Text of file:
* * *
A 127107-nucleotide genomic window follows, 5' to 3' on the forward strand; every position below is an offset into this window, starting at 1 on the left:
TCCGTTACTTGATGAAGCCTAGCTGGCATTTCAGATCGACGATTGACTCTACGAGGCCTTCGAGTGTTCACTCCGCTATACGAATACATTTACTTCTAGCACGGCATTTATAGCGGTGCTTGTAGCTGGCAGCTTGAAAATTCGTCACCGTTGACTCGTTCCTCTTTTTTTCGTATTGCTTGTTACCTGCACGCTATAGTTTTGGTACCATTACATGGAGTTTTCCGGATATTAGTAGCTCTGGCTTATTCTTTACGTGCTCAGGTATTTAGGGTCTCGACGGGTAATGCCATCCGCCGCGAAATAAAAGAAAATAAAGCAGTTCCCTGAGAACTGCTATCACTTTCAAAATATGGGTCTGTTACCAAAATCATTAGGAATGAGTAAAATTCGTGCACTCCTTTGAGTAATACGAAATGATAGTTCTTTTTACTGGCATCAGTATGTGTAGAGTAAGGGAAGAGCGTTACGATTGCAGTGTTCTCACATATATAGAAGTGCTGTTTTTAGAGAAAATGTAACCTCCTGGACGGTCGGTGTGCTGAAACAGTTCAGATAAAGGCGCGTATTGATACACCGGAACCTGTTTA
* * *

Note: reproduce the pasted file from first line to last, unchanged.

A 127107-nucleotide genomic window follows, 5' to 3' on the forward strand; every position below is an offset into this window, starting at 1 on the left:
TCCGTTACTTGATGAAGCCTAGCTGGCATTTCAGATCGACGATTGACTCTACGAGGCCTTCGAGTGTTCACTCCGCTATACGAATACATTTACTTCTAGCACGGCATTTATAGCGGTGCTTGTAGCTGGCAGCTTGAAAATTCGTCACCGTTGACTCGTTCCTCTTTTTTTCGTATTGCTTGTTACCTGCACGCTATAGTTTTGGTACCATTACATGGAGTTTTCCGGATATTAGTAGCTCTGGCTTATTCTTTACGTGCTCAGGTATTTAGGGTCTCGACGGGTAATGCCATCCGCCGCGAAATAAAAGAAAATAAAGCAGTTCCCTGAGAACTGCTATCACTTTCAAAATATGGGTCTGTTACCAAAATCATTAGGAATGAGTAAAATTCGTGCACTCCTTTGAGTAATACGAAATGATAGTTCTTTTTACTGGCATCAGTATGTGTAGAGTAAGGGAAGAGCGTTACGATTGCAGTGTTCTCACATATATAGAAGTGCTGTTTTTAGAGAAAATGTAACCTCCTGGACGGTCGGTGTGCTGAAACAGTTCAGATAAAGGCGCGTATTGATACACCGGAACCTGTTTA